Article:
Lent -2: Red Beans

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When I was growing up, Thursday was spaghetti day and Sunday was Chicken Soup day. Your presence was not requested – you were obligated to attend. If you didn’t, there had best be a doctor’s note, a death certificate, or a court summons to explain your absence. As our family grew and became larger and wider dispersed, the Thursday and Sunday obligations kind of died out. Chicken soup became a special occasion gathering. Christmas and thanksgiving always started with soup. But I know that when my Uncle Jack died, at 97 years old, he rarely – if ever – missed pasta for dinner on Thursdays. And my dad and my aunt still know what they ate, on rotation every day of the week. I like the built in planning of that. I’m terrible at doing the meal planning thing, which means that we’re often disorganized around dinnertime. I think often of coming up with something like that for my family again. Some weeks, it works; other weeks, not so much.

We’ve recently resurrected the Chicken Soup gathering of the clan on Sunday, and it’s very satisfying – you gather with your people, and you have a meal together. Our gathering ranges from 8 to 11 people, depending on who’s there. There’s no hard-court press to show up. If you can, do. Everyone gets a turn to host, too, and we see the slight variations in how each of us makes the soup. It’s a highlight of my week – Sundays, we gather.

In New Orleans, Monday is red beans and rice day. I think I might adopt this (see: meal planning aspirations, above). I do love me some red beans and rice. The reason for this was practical. The good folks of N’awlins traditionally (manually) did their laundry on Monday, which was a full-day effort. Having a recipe that they could just set and forget that resulted in a satisfying meal at the end of the day was the immensely practical.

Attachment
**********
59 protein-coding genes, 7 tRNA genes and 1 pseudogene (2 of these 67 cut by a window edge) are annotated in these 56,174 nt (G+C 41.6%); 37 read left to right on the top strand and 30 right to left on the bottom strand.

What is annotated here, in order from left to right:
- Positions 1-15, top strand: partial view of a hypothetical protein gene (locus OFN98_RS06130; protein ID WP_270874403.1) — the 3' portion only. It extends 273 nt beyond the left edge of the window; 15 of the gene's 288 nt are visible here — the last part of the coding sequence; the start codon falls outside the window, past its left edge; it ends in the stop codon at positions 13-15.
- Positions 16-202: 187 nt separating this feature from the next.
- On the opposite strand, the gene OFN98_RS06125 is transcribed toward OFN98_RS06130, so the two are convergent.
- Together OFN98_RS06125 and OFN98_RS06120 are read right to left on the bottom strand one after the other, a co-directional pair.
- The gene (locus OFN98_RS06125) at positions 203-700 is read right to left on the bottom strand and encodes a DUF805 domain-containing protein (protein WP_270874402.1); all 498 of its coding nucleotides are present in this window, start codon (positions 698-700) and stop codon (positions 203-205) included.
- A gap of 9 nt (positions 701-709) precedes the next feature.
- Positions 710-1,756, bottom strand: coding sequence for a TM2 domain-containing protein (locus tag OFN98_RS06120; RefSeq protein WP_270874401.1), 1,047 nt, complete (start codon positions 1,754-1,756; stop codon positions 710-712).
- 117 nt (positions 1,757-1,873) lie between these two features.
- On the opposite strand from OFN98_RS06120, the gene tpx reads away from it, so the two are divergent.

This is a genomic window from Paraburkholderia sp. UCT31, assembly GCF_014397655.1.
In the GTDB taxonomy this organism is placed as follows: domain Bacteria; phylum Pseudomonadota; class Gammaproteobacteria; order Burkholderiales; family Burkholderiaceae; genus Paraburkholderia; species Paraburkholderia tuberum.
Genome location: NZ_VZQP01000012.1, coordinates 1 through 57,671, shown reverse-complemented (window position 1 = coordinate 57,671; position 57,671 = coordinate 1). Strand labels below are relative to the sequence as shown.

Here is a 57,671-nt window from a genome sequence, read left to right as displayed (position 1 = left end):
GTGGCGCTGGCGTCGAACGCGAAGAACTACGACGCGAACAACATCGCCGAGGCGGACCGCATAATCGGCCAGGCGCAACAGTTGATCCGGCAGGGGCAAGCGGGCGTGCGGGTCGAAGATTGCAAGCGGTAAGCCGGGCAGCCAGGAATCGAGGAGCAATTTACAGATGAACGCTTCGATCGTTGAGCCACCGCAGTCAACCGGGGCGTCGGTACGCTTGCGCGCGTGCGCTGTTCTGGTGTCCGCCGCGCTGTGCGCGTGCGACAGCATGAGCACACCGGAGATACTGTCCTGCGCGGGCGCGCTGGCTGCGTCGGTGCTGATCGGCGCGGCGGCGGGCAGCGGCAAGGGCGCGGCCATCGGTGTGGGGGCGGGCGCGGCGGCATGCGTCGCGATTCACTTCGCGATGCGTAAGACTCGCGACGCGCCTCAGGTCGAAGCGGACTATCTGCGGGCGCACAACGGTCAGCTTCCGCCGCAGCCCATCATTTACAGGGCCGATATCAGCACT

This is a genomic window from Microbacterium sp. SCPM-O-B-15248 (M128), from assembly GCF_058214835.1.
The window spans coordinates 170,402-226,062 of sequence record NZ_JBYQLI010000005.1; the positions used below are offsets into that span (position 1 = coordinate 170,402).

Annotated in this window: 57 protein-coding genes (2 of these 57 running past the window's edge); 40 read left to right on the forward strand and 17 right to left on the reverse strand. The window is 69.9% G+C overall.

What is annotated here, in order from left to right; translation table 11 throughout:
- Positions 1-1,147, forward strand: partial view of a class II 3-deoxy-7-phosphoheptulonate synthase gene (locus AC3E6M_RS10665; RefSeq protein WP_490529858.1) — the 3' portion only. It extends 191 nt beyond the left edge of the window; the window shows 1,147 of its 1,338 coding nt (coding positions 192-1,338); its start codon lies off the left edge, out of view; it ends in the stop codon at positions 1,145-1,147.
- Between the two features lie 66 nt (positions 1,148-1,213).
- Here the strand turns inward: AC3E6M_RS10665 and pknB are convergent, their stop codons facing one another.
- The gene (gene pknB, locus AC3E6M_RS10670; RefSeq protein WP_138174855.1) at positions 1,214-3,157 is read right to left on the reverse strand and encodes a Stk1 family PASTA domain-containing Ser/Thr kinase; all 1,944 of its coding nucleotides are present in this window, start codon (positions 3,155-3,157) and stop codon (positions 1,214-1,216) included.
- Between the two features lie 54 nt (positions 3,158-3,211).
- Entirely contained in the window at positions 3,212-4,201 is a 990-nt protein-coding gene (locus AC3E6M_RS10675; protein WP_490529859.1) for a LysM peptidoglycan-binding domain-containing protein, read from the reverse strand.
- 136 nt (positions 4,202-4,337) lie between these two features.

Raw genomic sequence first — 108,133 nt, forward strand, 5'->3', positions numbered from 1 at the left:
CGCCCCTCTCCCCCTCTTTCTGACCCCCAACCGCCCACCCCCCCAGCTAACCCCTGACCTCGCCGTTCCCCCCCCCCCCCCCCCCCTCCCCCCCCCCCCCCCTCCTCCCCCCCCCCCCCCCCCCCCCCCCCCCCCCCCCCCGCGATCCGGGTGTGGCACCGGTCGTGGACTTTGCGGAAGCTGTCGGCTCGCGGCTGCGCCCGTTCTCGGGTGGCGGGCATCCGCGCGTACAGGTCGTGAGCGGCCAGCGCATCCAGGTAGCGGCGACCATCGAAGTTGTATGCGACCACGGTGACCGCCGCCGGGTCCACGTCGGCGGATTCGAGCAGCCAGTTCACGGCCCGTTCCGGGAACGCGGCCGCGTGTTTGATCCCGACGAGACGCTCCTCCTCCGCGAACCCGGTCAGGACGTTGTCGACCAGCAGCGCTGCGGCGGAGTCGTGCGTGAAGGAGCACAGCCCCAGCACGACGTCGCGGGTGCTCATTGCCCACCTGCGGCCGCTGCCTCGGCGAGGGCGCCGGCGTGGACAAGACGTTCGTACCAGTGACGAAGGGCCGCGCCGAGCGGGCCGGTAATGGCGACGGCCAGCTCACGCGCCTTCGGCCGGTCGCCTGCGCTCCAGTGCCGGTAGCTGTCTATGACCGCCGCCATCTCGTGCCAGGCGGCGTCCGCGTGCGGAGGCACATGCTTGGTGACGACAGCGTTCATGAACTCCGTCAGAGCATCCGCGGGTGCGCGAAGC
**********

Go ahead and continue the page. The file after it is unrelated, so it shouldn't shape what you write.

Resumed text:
This week, the focus of carnival switches to Lundi Gras in New Orleans (so, the day before Mardi Gras). The highlight of events on Lundi Gras is a Red Beans Parade. Of course it is – Monday is red beans day. The Krewe of Red Beans creates costumes made from red beans as a celebration of the culture and foodie traditions of New Orleans.  The parade meets up with the Dead Beans parade, where the costumes are made of beans, but they are inspired by folklore to do with death. It’s kind of like Dias de los Muertos meets Mardi Gras. And I really can’t think of anything more festive than the collision of those two festivals.

These festivities are pretty new, created as a way to combine local year-round tradition with the festivities and parading traditions of Mardi Gras. It feels like a comfortable celebration, something that you do every week with your family, escalated to something even better. A family’s recipe for red beans and rice would be passed down through generations. Its comfort food at it’s finest, and even though automatic washers and dryers makes the need for a recipe like beans and rice less necessary, they’re still part of many families’ soul food.

So it’s absolutely fitting that beans and rice also have a fun place in the hullabaloo of New Orleans’ pre-Mardi-Gras festivities.

This year, may I find novel ways to merge old traditions and new to pay homage to where I came from and celebrate where I’m going.

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